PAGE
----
After turning up the heat in Chicago on Tuesday, Mother Nature opened the spigot during a summer storm packed with high winds and a dazzling lightning show.
But all of that activity ushered in some cooler air, setting up for a far more comfortable Wednesday.
The storm moved into the Chicago area about 9:30 p.m., knocking out power to about 65,000 Commonwealth Edison customers. The hardest hit area was the north suburbs, where about 29,000 customers lost power, said ComEd spokesman Bennie Curry.
In Chicago, about 12,000 customers were without power, Curry said. The storm knocked out power to about 14,000 customers in the south suburbs and 9,500 in the western suburbs.
In Naperville, lightning is blamed for starting a 10:05 p.m. fire at a house at 1106 Augustana Dr. in the western suburb, according to a release from the Naperville Fire Department.
The fire was controlled in about 15 minutes, but caused more than $150,000 damage and left the home uninhabitable, the release said. Nobody was injured.
Earlier, high winds and downed trees delayed some Metra trains for more than two hours.
Metra spokesman Michael Gillis said Metra trains on the Union Pacific North and Northwest lines were delayed from 6:30 p.m. to 8:30 p.m. because of high winds and downed trees on the tracks.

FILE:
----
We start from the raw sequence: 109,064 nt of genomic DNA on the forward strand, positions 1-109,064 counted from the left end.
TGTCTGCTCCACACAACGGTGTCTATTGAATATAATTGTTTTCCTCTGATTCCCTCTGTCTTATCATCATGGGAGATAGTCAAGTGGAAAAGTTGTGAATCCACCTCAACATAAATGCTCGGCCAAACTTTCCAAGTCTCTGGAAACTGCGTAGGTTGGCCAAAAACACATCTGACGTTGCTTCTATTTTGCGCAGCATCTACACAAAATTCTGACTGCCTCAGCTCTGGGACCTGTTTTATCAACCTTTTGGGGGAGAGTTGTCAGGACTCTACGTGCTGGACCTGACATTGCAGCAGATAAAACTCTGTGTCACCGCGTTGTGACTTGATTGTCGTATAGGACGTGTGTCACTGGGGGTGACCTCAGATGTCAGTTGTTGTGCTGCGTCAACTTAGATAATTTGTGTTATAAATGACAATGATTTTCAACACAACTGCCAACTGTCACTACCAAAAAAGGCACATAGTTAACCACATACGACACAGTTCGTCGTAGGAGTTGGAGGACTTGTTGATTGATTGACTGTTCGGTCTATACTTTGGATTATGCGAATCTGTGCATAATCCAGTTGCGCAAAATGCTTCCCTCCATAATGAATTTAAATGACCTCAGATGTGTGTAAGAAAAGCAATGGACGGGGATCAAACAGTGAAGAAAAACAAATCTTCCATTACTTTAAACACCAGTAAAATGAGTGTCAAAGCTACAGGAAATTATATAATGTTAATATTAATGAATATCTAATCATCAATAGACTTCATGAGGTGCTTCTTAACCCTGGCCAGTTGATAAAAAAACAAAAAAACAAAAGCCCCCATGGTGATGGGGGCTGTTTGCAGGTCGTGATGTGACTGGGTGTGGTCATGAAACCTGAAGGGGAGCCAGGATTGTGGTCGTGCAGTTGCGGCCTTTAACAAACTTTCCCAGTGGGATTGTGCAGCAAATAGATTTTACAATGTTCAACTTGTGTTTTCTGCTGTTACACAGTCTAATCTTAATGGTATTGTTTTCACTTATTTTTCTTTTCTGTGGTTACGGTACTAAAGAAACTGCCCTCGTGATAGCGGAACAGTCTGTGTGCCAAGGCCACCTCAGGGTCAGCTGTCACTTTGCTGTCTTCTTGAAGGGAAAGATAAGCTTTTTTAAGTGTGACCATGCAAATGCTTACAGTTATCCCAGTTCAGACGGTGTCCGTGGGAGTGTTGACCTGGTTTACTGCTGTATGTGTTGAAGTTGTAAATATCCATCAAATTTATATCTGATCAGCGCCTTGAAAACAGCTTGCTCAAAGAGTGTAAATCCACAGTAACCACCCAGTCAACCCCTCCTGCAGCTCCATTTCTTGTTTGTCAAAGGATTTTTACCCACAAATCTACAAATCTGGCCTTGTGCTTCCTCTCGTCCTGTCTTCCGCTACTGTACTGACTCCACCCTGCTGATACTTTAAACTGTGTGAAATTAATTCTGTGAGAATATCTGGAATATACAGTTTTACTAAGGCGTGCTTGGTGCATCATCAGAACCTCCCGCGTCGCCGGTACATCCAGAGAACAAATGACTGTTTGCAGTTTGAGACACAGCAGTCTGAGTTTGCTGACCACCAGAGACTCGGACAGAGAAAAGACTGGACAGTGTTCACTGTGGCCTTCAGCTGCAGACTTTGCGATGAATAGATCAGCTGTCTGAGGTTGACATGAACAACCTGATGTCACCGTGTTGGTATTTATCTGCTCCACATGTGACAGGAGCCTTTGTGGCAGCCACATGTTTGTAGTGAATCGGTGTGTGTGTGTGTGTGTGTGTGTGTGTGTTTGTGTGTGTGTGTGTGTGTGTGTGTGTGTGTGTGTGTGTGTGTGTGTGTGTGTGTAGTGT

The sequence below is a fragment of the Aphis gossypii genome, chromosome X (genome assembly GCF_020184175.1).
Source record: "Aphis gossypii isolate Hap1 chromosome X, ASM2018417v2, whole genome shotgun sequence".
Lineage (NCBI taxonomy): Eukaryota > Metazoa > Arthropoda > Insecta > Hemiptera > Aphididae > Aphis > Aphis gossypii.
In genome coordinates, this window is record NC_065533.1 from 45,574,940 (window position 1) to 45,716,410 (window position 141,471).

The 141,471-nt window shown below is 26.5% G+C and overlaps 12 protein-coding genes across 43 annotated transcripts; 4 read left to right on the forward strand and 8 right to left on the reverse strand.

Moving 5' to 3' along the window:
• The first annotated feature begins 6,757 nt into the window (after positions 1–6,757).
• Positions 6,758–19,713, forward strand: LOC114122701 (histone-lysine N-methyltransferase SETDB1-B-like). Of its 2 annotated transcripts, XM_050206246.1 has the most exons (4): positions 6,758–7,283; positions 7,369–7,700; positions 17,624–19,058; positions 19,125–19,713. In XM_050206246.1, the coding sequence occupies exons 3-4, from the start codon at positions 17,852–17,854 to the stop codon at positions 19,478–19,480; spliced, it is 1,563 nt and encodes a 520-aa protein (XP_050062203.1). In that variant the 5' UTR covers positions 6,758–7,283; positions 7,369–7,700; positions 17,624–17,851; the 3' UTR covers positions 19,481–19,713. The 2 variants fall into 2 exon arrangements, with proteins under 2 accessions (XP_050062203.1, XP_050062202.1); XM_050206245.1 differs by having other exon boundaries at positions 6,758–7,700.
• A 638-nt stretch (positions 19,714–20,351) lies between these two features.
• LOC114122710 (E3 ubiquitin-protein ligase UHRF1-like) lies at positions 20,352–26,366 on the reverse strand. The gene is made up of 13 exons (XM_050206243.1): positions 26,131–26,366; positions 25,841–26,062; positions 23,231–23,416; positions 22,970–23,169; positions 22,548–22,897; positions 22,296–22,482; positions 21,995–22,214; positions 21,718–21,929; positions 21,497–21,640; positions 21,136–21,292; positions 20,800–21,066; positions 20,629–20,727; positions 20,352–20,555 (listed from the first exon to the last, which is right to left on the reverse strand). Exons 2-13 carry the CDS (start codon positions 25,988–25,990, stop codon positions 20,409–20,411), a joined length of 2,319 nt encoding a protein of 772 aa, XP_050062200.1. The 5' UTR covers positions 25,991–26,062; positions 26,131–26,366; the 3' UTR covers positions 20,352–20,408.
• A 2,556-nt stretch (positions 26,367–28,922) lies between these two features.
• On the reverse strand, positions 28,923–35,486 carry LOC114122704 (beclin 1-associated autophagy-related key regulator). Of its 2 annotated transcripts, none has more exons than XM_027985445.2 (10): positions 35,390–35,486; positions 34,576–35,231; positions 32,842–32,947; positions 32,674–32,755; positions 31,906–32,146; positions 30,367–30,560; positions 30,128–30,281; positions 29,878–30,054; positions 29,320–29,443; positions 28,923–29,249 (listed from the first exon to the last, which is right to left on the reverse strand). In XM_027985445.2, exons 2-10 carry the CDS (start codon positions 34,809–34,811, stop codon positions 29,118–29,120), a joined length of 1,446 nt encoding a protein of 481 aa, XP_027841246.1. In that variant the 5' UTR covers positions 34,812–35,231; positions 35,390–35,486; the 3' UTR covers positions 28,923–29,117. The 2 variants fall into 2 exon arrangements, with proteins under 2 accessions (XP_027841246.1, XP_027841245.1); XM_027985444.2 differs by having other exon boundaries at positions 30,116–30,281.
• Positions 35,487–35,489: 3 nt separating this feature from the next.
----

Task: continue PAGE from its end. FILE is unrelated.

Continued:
"We are playing catch-up now, but the lines are moving," Metra spokesman Michael Gillis said at about 9 p.m.
In advance of Tuesday's storms, ComEd said it proactively sent out 400 crews. Additional staffers are also manning the utility's call center.
"This continues to be an extremely tough summer of storm activity," said Anne Pramaggiore, ComEd's president and chief operating officer, in a written statement. "We are taking every precaution possible to ensure that we have adequate resources available to address our latest bought with Mother Nature’s might. Since June 1, our electric system has incurred more than 2.1 million storm-related customer interruptions, which is a record for summer storm activity -- and summer is not yet over."
Temperatures on Tuesday reached into the mid-90s with heat index readings between 100 and 108.
It all comes after a July that was a record-setter in terms of temperatures and precipitation.